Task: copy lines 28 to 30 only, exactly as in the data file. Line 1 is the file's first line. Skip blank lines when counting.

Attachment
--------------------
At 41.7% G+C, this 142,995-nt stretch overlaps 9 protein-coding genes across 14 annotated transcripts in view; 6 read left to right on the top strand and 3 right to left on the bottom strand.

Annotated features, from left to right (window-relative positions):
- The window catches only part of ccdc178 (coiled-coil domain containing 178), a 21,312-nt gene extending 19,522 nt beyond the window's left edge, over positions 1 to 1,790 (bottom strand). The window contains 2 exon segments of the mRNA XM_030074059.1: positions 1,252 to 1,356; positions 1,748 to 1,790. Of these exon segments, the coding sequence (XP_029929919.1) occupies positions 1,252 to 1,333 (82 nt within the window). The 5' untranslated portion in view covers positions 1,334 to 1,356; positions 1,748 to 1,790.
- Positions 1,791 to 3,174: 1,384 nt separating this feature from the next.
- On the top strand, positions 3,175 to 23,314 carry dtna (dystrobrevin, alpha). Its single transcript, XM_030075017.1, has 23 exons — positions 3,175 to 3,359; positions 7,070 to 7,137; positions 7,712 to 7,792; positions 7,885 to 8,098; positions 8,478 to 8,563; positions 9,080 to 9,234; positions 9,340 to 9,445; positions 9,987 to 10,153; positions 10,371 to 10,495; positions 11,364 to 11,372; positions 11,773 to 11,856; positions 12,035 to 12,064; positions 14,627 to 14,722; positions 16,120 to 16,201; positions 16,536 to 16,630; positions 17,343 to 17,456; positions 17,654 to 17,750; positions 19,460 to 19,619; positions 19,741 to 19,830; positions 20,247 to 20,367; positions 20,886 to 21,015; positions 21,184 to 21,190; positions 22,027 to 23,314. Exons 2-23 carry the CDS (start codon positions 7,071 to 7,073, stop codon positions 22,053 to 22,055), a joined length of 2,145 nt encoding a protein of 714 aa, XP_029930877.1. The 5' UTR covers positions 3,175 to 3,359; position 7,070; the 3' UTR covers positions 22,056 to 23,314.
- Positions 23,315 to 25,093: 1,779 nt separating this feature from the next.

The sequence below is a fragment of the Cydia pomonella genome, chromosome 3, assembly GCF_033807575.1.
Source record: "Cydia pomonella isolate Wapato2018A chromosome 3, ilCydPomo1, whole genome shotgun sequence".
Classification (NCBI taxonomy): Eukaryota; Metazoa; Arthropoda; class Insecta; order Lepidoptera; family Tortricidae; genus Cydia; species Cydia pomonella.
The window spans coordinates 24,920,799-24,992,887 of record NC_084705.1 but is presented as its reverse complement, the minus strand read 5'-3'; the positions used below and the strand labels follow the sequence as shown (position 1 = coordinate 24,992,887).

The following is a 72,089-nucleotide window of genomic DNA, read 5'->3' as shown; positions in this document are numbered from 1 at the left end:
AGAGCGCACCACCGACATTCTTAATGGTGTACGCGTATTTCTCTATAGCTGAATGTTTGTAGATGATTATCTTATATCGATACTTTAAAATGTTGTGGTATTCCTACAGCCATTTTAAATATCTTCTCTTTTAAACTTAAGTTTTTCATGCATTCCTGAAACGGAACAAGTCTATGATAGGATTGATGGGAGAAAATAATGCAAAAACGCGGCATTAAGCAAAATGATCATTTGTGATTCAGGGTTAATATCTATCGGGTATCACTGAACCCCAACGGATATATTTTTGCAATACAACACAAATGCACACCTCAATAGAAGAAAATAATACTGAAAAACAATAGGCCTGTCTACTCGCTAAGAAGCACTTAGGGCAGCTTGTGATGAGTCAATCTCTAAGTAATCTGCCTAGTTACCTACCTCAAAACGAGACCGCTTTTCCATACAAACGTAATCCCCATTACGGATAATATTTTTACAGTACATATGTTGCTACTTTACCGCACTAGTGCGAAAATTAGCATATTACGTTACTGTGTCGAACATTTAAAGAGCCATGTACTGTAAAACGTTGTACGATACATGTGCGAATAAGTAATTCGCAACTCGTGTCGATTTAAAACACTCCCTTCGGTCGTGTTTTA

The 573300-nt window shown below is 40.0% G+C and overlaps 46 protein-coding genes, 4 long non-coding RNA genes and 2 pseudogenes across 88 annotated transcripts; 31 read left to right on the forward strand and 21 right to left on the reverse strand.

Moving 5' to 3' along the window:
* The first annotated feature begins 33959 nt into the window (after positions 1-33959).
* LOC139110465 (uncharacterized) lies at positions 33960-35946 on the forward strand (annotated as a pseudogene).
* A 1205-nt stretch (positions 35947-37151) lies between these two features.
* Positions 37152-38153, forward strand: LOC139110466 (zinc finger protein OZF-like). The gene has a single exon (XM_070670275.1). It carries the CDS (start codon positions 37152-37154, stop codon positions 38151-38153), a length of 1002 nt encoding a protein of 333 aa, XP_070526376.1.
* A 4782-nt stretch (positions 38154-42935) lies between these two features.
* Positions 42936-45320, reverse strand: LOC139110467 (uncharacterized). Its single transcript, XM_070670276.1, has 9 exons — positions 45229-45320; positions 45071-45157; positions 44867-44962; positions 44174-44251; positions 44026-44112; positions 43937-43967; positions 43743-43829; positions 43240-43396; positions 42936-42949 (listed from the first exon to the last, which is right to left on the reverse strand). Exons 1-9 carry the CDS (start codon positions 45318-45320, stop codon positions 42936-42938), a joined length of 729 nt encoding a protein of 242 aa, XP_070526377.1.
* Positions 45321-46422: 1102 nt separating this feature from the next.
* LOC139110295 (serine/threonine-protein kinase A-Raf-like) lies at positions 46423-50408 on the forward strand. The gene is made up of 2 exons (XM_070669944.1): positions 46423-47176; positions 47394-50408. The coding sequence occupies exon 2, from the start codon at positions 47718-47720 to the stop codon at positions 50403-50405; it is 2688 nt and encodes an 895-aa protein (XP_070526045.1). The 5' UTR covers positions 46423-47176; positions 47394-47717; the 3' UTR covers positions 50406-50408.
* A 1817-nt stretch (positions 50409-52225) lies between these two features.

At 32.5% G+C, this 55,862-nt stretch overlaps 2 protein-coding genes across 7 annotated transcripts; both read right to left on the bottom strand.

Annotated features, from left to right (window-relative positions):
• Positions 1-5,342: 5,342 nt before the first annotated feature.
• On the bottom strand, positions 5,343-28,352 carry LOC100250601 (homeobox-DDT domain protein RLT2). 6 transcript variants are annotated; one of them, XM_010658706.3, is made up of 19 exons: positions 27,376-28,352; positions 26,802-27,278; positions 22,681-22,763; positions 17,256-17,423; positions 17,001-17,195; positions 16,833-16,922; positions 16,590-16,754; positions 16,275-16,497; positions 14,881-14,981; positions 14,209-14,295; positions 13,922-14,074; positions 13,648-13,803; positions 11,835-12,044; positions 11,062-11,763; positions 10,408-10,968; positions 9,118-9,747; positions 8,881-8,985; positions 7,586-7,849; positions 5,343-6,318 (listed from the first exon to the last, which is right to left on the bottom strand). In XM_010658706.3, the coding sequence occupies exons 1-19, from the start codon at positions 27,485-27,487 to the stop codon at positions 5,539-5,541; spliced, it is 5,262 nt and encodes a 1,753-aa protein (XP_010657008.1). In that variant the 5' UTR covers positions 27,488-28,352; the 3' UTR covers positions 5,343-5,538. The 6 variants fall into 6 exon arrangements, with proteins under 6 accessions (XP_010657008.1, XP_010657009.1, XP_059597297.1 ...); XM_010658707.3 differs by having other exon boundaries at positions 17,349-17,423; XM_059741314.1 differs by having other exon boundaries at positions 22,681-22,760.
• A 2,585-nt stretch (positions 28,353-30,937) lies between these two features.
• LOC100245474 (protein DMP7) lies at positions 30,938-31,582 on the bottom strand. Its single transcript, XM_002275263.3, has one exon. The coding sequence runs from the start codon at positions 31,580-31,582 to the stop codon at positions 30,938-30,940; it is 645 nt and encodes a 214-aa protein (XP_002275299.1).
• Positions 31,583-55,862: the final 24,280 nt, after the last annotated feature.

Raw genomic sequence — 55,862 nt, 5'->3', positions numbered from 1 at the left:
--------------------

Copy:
• A 2,585-nt stretch (positions 28,353-30,937) lies between these two features.
• LOC100245474 (protein DMP7) lies at positions 30,938-31,582 on the bottom strand. Its single transcript, XM_002275263.3, has one exon. The coding sequence runs from the start codon at positions 31,580-31,582 to the stop codon at positions 30,938-30,940; it is 645 nt and encodes a 214-aa protein (XP_002275299.1).
• Positions 31,583-55,862: the final 24,280 nt, after the last annotated feature.